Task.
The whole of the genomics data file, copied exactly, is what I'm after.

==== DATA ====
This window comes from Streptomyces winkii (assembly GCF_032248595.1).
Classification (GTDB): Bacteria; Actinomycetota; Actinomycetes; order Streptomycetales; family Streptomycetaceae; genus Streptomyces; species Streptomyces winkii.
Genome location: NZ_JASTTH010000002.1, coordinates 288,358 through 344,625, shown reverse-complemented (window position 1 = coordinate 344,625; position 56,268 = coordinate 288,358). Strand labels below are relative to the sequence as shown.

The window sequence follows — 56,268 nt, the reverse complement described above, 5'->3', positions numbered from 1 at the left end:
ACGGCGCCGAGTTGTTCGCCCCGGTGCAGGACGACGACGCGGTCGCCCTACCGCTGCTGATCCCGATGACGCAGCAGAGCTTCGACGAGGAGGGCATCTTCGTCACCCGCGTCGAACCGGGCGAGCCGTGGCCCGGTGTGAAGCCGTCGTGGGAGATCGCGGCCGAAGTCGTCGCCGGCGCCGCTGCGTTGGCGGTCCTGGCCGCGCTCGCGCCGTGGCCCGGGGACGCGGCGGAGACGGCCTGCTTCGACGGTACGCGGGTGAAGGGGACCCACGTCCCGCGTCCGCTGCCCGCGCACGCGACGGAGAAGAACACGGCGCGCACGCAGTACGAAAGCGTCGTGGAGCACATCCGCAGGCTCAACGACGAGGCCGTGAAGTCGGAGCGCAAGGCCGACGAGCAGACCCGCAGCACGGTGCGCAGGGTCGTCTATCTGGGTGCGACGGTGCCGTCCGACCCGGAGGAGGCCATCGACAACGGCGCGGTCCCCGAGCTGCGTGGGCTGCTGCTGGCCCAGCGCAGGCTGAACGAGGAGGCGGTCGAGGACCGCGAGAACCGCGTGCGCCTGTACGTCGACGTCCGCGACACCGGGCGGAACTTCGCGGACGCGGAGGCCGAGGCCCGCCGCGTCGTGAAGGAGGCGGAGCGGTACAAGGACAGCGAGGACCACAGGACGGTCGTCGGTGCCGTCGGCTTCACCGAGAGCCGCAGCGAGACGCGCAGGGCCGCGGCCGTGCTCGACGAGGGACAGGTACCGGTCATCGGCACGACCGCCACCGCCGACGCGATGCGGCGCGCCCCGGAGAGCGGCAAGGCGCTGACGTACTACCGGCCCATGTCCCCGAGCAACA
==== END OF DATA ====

This window comes from Streptomyces winkii (assembly GCF_032248595.1).
Classification (GTDB): Bacteria; Actinomycetota; Actinomycetes; order Streptomycetales; family Streptomycetaceae; genus Streptomyces; species Streptomyces winkii.
Genome location: NZ_JASTTH010000002.1, coordinates 288,358 through 344,625, shown reverse-complemented (window position 1 = coordinate 344,625; position 56,268 = coordinate 288,358). Strand labels below are relative to the sequence as shown.

The window sequence follows — 56,268 nt, the reverse complement described above, 5'->3', positions numbered from 1 at the left end:
ACGGCGCCGAGTTGTTCGCCCCGGTGCAGGACGACGACGCGGTCGCCCTACCGCTGCTGATCCCGATGACGCAGCAGAGCTTCGACGAGGAGGGCATCTTCGTCACCCGCGTCGAACCGGGCGAGCCGTGGCCCGGTGTGAAGCCGTCGTGGGAGATCGCGGCCGAAGTCGTCGCCGGCGCCGCTGCGTTGGCGGTCCTGGCCGCGCTCGCGCCGTGGCCCGGGGACGCGGCGGAGACGGCCTGCTTCGACGGTACGCGGGTGAAGGGGACCCACGTCCCGCGTCCGCTGCCCGCGCACGCGACGGAGAAGAACACGGCGCGCACGCAGTACGAAAGCGTCGTGGAGCACATCCGCAGGCTCAACGACGAGGCCGTGAAGTCGGAGCGCAAGGCCGACGAGCAGACCCGCAGCACGGTGCGCAGGGTCGTCTATCTGGGTGCGACGGTGCCGTCCGACCCGGAGGAGGCCATCGACAACGGCGCGGTCCCCGAGCTGCGTGGGCTGCTGCTGGCCCAGCGCAGGCTGAACGAGGAGGCGGTCGAGGACCGCGAGAACCGCGTGCGCCTGTACGTCGACGTCCGCGACACCGGGCGGAACTTCGCGGACGCGGAGGCCGAGGCCCGCCGCGTCGTGAAGGAGGCGGAGCGGTACAAGGACAGCGAGGACCACAGGACGGTCGTCGGTGCCGTCGGCTTCACCGAGAGCCGCAGCGAGACGCGCAGGGCCGCGGCCGTGCTCGACGAGGGACAGGTACCGGTCATCGGCACGACCGCCACCGCCGACGCGATGCGGCGCGCCCCGGAGAGCGGCAAGGCGCTGACGTACTACCGGCCCATGTCCCCGAGCAACA